Parent Plan

19 March 2016, by Taylor King Family Law Solicitors

Parent Plan, a secure website that helps separated and divorced parents to communicate with one another in order to make arrangements for their children, has recently been launched. It aims to enable parents to communicate effectively and keep up to date with their children’s lives even if they do not see them every day.

Members have access to a calendar on which they can upload diary events and activities. They can also store contact details, and upload pictures and documents such as school reports or drawings. This information can be shared with the other parent and other selected adults involved in the child’s life such as grandparents or carers.

Parent Plan is free for everyone until 1st June 2016.

To access the site click here [].

The presumption of parental involvement

18 November 2014, by Taylor King Family Law Solicitors

Section 11 of the Child and Families Act 2014 came into force on 22nd October 2014. It provides that when the court makes a child arrangements order there is a presumption (unless the contrary is shown) that the involvement of both parties in the life of their children will be in the best interests of the child. This has been referred to as the presumption of parental involvement. This is important because the presumption recognises that both parents have a significant role to play in the upbringing of their children irrespective of where the child resides or how much time he or she spends with the non resident parent.

However, the presumption does not mean that the court will assume that it is in the child’s best interests to spend equal time with their parents.

English courts are now specifically directed to take into account the presumption of parental involvement when making decisions about where children live and how often they see their parents. “Involvement” is defined as direct or indirect (video calls, email, telephone) but not any particular division of a child’s time.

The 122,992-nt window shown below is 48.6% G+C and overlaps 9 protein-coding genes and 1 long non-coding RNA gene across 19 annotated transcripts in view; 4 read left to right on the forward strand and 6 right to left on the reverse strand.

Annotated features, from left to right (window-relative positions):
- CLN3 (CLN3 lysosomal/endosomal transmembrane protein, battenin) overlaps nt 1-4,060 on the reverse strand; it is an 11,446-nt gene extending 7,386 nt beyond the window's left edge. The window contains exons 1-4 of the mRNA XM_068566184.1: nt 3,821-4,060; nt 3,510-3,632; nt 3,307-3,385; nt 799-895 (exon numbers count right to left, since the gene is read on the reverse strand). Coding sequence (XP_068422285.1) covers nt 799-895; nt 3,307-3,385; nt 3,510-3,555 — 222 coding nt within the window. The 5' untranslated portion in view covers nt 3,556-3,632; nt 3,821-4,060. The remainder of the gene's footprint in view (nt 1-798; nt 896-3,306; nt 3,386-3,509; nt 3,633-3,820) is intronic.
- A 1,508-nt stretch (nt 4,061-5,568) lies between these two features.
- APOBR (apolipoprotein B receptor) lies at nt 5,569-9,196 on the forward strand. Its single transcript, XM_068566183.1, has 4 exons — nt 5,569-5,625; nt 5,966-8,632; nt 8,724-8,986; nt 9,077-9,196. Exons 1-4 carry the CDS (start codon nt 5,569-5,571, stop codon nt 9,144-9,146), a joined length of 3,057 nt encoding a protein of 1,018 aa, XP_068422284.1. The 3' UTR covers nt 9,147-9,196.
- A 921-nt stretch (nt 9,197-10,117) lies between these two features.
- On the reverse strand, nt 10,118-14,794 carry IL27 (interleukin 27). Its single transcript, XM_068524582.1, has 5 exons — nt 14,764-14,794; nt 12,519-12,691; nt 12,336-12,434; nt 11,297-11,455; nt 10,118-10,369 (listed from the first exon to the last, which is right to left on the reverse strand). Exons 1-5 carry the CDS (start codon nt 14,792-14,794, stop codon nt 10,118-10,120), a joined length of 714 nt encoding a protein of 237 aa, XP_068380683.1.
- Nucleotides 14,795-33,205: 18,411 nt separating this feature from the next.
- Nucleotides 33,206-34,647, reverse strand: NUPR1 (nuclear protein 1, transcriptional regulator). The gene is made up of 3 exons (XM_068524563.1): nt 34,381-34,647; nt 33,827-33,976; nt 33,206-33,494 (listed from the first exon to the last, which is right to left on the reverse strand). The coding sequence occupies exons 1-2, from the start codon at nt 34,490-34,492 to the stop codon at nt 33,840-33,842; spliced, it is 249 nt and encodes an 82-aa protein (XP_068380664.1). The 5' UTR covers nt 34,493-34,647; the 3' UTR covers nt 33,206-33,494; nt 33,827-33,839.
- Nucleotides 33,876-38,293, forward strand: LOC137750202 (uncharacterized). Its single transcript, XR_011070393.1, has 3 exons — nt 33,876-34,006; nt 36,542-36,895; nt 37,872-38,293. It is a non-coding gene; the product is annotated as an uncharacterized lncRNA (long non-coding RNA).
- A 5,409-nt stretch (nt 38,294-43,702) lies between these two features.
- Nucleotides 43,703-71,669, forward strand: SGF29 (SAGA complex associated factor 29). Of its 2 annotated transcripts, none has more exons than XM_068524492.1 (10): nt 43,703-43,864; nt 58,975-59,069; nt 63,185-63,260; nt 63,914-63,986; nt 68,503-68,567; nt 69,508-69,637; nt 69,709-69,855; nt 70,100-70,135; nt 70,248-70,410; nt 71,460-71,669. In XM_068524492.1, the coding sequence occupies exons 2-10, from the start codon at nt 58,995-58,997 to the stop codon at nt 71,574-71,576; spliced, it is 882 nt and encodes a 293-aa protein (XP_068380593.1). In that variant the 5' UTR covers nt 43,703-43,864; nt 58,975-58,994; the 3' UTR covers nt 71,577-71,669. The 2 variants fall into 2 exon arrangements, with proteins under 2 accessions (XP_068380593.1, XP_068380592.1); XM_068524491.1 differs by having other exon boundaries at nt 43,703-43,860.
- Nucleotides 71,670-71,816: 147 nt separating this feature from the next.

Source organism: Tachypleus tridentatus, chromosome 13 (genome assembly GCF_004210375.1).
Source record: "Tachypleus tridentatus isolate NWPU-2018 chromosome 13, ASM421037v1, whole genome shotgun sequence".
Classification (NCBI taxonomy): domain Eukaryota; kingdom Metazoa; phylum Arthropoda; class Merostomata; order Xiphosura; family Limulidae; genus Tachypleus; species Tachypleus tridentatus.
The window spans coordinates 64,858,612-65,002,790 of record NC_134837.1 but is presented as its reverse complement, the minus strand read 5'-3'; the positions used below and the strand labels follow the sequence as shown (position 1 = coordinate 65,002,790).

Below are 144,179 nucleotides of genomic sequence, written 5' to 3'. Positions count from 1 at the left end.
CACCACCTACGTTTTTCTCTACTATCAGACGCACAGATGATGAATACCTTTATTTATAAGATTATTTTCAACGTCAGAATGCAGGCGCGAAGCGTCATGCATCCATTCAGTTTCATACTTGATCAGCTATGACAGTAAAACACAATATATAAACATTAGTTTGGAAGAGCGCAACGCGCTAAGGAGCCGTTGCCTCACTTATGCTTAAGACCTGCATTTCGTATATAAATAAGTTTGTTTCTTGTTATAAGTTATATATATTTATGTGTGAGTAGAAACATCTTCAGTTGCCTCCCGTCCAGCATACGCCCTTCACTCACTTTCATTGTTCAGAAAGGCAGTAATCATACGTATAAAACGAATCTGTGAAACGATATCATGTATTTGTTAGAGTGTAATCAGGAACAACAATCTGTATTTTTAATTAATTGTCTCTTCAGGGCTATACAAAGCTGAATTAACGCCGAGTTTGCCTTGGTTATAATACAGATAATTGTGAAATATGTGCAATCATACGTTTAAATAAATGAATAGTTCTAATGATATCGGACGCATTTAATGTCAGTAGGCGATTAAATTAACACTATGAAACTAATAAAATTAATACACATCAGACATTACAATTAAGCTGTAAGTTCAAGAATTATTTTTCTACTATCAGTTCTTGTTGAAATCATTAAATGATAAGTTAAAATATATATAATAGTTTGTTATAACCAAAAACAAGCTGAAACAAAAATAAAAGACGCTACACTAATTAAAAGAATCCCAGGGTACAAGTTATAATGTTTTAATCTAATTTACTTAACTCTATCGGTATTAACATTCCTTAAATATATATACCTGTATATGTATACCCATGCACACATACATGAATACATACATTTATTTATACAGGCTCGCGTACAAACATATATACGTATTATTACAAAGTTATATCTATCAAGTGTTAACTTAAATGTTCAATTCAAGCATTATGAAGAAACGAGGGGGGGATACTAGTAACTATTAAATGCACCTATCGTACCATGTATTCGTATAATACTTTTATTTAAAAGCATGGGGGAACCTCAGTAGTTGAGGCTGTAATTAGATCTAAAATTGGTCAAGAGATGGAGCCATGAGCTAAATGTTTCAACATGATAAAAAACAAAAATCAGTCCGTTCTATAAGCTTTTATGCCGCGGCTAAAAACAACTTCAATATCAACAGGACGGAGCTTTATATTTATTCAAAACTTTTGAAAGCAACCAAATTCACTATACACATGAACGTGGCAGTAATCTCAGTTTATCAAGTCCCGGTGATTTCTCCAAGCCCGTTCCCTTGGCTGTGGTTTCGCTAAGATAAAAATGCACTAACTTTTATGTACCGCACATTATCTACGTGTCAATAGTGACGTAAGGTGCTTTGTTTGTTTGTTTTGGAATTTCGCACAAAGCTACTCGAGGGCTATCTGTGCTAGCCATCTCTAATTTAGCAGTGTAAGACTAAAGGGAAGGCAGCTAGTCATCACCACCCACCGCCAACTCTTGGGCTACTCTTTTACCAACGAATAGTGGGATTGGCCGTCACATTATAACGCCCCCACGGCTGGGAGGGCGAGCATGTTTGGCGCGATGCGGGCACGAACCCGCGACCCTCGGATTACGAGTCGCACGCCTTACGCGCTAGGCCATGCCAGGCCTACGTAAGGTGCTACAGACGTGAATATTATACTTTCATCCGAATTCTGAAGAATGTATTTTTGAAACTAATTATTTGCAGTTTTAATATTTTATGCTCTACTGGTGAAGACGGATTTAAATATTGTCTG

The welfare of the child is the paramount concern when the court makes a decision about children and this will not be overridden by the presumption of parental involvement.

The presumption is not likely to have much impact on the decisions made by the Family Court who have taken the approach for many years that the best interests of the children are met by both parents having an impact in their lives. This presumption now incorporated in law merely reinforces what is actually taking place.

The Children and Families Act 2014

20 April 2014, by Taylor King Family Law Solicitors

The Children and Families Act 2014 has now received Royal Assent and will come into force on 22 April 2014.

There are three significant changes:

  1. Compulsory mediation,
  2. Continued parental involvement, and
  3. Child arrangement orders.

This article explores these changes.
Read more →

Finding of Fact Hearings

20 December 2013, by Taylor King Family Law Solicitors

Where one party to Children Act proceedings makes an allegation of violence or domestic abuse which is challenged by the other party it may be necessary for the court to hold a fact finding hearing to determine the truthfulness to any allegations before deciding how to progress the case. This is because the outcome of the fact finding hearing can be significant in how the case then proceeds. Read more →

Is A No Contact Order A Breach of Human Rights?

19 September 2013, by Taylor King Family Law Solicitors

The Court of Appeal in M (Children) [2013] EWCA Civ 1147 took the unusual step over overturning an order for no contact.

A father of three appealed against an order refusing his application for contact. He had a history of criminal convictions related to violent behaviour, including causing grievous bodily harm with intent, and the case had involved significant domestic violence. The mother had eventually left the family home and moved to a refuge with the three sons who had often witnessed their mother’s abuse.